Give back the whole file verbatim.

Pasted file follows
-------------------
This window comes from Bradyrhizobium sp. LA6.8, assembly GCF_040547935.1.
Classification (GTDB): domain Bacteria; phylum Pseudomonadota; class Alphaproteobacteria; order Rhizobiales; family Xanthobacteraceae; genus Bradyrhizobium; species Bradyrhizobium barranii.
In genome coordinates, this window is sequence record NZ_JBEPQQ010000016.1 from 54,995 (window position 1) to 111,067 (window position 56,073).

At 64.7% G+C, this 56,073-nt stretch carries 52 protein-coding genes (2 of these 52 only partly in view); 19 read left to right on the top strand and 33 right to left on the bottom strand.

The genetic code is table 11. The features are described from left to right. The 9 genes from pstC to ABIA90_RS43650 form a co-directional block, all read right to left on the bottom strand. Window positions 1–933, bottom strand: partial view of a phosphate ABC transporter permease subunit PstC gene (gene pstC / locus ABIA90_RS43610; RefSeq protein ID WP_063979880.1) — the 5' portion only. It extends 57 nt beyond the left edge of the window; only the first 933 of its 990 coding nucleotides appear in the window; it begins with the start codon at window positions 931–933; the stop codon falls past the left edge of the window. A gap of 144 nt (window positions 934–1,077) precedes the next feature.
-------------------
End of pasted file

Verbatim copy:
This window comes from Bradyrhizobium sp. LA6.8, assembly GCF_040547935.1.
Classification (GTDB): domain Bacteria; phylum Pseudomonadota; class Alphaproteobacteria; order Rhizobiales; family Xanthobacteraceae; genus Bradyrhizobium; species Bradyrhizobium barranii.
In genome coordinates, this window is sequence record NZ_JBEPQQ010000016.1 from 54,995 (window position 1) to 111,067 (window position 56,073).

At 64.7% G+C, this 56,073-nt stretch carries 52 protein-coding genes (2 of these 52 only partly in view); 19 read left to right on the top strand and 33 right to left on the bottom strand.

The genetic code is table 11. The features are described from left to right. The 9 genes from pstC to ABIA90_RS43650 form a co-directional block, all read right to left on the bottom strand. Window positions 1–933, bottom strand: partial view of a phosphate ABC transporter permease subunit PstC gene (gene pstC / locus ABIA90_RS43610; RefSeq protein ID WP_063979880.1) — the 5' portion only. It extends 57 nt beyond the left edge of the window; only the first 933 of its 990 coding nucleotides appear in the window; it begins with the start codon at window positions 931–933; the stop codon falls past the left edge of the window. A gap of 144 nt (window positions 934–1,077) precedes the next feature.